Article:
Wells dazed, bloodied after being hit in face; ‘It was just really scary,’ he says

Schenectady native Casper Wells was sporting a gauze pack in his nostrils postgame after a pitch up

The sting of being owned for six innings by onetime Mariners starter Brandon Morrow was bad enough.

But the Mariners were feeling an entirely different kind of hurt once this 5-1 loss to the Toronto Blue Jays on Wednesday night was done. Schenectady native Casper Wells was sporting a gauze pack in his nostrils postgame after a Morrow pitch up and inside left him dazed and bloodied on the ground in the sixth inning.

X-rays taken found no broken bones after the pitch struck Wells on the tip of his nose. But his Mariners teammates couldn’t recover from the other blows delivered by Morrow in a season-high 12-strikeout performance or some of Toronto’s home run bats early on.

“It just felt like my nose fell off pretty much,” said Wells, who is listed as day-to-day. “I had a little bit of a headache. I couldn’t see, which was scary. My eyes got all watered up and I couldn’t see what was going on. It felt like it squared me up right in the face. But watching the replay, I kind of got out of the way.

“It was just really scary more than anything. Coming right at my face and I just couldn’t get out of the way of it.”

It was a tough way for Wells to see his streak of home runs in four consecutive games come to an end.

The Blue Jays had little trouble hitting home runs for a third straight game here, livening up the Toronto fans in the crowd of 26,579 at Safeco Field with three blasts off Mariners starter Blake Beavan before the game was even four innings old.

Edwin Encarnacion hit a solo shot in the second inning, Adam Lind added a three-run blast in the third and Colby Rasmus added a final homer in the fourth to close out the scoring by Toronto. Lind’s shot was especially backbreaking, given how it came on an 0-2 fastball Beavan left in the zone.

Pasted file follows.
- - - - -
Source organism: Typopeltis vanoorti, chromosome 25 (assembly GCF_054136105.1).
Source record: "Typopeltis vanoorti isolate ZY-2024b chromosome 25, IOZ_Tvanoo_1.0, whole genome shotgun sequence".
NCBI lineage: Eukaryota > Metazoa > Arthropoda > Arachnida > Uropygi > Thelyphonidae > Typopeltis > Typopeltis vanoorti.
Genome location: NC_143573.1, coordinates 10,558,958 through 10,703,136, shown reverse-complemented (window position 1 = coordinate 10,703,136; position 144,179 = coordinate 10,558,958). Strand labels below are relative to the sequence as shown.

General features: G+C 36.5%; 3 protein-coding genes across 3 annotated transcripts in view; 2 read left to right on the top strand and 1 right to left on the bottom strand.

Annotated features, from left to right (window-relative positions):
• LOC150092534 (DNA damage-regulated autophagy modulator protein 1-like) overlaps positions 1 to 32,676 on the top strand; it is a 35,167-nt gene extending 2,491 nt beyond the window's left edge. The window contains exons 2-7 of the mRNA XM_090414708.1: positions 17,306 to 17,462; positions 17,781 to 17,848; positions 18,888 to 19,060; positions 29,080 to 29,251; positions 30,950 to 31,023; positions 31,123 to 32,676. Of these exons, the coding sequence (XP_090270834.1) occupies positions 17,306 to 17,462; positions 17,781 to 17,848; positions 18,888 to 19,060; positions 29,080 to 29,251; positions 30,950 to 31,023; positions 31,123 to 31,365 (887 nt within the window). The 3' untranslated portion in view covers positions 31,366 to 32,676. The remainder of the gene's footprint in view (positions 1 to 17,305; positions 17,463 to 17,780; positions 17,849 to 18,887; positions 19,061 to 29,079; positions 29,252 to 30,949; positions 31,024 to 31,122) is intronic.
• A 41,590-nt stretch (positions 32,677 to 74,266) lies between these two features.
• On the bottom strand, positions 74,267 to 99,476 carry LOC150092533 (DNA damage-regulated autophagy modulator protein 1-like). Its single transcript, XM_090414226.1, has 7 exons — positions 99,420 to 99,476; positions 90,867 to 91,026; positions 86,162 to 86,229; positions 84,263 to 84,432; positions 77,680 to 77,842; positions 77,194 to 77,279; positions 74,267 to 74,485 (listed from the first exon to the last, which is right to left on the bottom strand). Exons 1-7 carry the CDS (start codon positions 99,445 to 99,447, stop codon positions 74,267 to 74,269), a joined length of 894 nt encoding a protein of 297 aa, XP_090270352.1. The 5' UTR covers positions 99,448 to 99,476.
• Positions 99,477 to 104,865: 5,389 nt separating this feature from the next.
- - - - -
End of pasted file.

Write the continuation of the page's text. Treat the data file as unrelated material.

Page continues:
“It was just a terrible pitch,” Beavan said. “I did him a favor by giving him a fastball right over the plate instead of hitting my spot. That’s kind of been the case my last two starts. Just missing location too much.”

Morrow had no such troubles. The locals here hadn’t seen Morrow pitch like this since his debut as a Mariners starter against the New York Yankees back in September of 2008, when he had a no-hitter through 7 2/3 innings.

His future in Seattle seemed to hold much promise. But the Mariners dealt him to Toronto in December 2009 for relief pitcher Brandon League and outfield prospect Johermyn Chavez.

Morrow had faced the Mariners for the first time just last month, recording a victory with seven innings of three-run ball.

“It was fun to come back,” Morrow said. “I enjoyed my three days in the city, getting to walk around and stuff. I really liked Seattle when I was here. And then, I thought I was going to have a pretty good game when they announced that it was Diabetes Awareness Night when I was warming up.”

Morrow said he’s matured a lot as a pitcher since he left and that the “little extra incentive” he had pitching here this time wasn’t about lingering bitterness.

“I think I’ve changed a lot,” he said. “I don’t think my pitching style has changed, necessarily. But I think that my ability to do what I want with the ball has improved.”

Morrow admits he didn’t always pitch to the best of his abilities here. But the nearly two-year removal since the trade has eased his perspective and he feels the deal worked out well for both sides.

The Mariners didn’t get a hit off Morrow until Mike Carp singled with two outs in the fourth, extending his hitting streak to 17 games. Seattle didn’t score until Franklin Gutierrez doubled home Ichiro in the sixth and final inning worked by Morrow.

The only Mariners highlight the rest of the way was newcomer Chance Ruffin — acquired from Detroit as the player-to-be-named in the Doug Fister deal — making his debut and retiring the side in the eighth in relief.

“Morrow was good,” Mariners manager Eric Wedge said. “He had four pitches working and he had a live fastball. … So, you have to tip your cap.”

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